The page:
One such affirmative defense is collateral estoppel, and here, Defendant argues that "[t]he collateral estoppel, or issue preclusion, branch of the res judicata doctrine bars the claims asserted in this lawsuit because the same arguments were made in the Foreclosure Action, rejected by the [Maryland] Circuit Court, and unsuccessfully appealed to the Court of Special Appeals [of Maryland]." Def.'s Mem. 16. " Res judicata and collateral estoppel are based upon the judicial policy that the losing litigant deserves no rematch after a defeat fairly suffered, in adversarial proceedings, on issues raised, or that should have been raised.'" Grady Mgmt., Inc. v. Epps, 98 A.3d 457, 472 (Md. Ct. Spec. App. 2014) (citation omitted). While "[c]ollateral estoppel has often been described as a doctrine absorbed within res judicata, " it is a separate doctrine that "operates collaterally to preclude relitigation of issues that the same parties already had litigated." GAB Enters., Inc. v. Rocky Gorge Devel., LLC, 108 A.3d 521, 530 (Md. Ct. Spec. App. 2015) (emphasis in GAB ). Cf. id. (" Res judicata holds parties to a claim that they have previously litigated...." (emphasis added)). When considering this defense, "a court may judicially notice facts from a prior judicial proceeding.'" Brooks v. Arthur, 626 F.3d 194, 199 n.6 (4th Cir. 2010) (quoting Brooks v. Arthur, 611 F.Supp.2d 592, 597 (W.D. Va. 2009)). Additionally, when a federal court litigant asserts collateral estoppel based on a state court judgment, "[the] federal court must give to [the] state court judgment the same preclusive effect as would be given that judgment under the law of the State in which the judgment was rendered." Migra v. Warren City Sch. Dist. Bd. of Educ., 465 U.S. 75, 81 (1984).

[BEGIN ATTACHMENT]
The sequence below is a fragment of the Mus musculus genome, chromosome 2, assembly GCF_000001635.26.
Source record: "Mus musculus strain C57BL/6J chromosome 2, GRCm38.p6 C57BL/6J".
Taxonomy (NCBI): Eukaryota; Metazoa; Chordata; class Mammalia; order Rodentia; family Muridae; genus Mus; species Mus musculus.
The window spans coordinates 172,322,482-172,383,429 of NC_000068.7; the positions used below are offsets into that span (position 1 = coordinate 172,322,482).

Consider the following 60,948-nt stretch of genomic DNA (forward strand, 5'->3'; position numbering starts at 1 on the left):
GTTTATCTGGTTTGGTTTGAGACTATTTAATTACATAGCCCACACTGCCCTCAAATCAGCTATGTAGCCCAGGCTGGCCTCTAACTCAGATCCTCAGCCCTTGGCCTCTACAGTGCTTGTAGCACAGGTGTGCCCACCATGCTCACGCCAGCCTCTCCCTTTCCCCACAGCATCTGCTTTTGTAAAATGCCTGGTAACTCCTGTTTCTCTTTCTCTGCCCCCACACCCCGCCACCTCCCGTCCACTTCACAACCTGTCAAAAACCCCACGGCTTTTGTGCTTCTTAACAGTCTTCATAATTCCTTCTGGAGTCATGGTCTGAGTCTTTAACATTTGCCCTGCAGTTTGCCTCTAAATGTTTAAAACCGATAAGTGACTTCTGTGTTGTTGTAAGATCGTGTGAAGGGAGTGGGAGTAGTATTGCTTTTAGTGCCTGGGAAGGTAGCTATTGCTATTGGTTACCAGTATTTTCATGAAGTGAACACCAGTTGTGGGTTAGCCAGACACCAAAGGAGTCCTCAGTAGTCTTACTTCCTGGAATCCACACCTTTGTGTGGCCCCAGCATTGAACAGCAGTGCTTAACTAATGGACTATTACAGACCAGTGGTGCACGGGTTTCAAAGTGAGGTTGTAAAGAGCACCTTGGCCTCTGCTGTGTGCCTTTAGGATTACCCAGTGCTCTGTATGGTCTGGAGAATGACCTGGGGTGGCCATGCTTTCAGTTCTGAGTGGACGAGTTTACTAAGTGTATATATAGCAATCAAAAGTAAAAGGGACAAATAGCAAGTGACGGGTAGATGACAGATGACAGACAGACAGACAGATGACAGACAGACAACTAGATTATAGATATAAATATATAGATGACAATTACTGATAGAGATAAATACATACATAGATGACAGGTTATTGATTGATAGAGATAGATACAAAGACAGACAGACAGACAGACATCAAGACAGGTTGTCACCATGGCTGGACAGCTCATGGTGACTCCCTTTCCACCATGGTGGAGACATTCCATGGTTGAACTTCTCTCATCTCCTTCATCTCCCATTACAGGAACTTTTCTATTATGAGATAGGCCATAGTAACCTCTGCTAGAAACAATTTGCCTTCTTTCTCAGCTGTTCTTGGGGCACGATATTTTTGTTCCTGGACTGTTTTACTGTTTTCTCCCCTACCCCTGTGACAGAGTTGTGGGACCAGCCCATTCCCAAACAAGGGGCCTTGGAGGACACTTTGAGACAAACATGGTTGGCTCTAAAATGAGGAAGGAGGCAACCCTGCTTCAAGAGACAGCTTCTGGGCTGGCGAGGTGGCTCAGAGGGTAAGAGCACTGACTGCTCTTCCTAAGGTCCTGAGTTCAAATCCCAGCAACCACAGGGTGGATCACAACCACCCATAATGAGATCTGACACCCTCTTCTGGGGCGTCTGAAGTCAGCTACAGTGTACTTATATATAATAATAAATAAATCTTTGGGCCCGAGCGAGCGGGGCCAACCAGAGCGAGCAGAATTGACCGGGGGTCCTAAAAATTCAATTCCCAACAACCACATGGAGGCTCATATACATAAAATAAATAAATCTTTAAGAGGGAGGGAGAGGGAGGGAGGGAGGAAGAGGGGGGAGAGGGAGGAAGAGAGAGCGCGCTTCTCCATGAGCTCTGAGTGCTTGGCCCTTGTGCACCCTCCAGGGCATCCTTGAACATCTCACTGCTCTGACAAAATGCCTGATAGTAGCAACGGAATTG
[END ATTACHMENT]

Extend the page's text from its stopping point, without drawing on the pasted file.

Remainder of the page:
Here, the relevant prior proceeding was in a Maryland state court, and therefore, this Court will apply Maryland law regarding collateral estoppel. See id. Collateral estoppel provides grounds for dismissal if a defendant demonstrates that (1) there was "a final judgment on the merits in the prior litigation"; (2) "the party against whom the plea is asserted" was "a party or in privity with the party in the prior adjudication"; (3) "the issue decided in the prior litigation [is] identical with the issue presented in the subsequent litigation"; and (4) "the issue actually litigated [was] essential to the judgment in the prior action." GAB, 108 A.3d at 530. The second element is undisputed. See Def.'s Mem. 16; see also Foreclosure Action Docket 7; GAB, 108 A.3d at 530.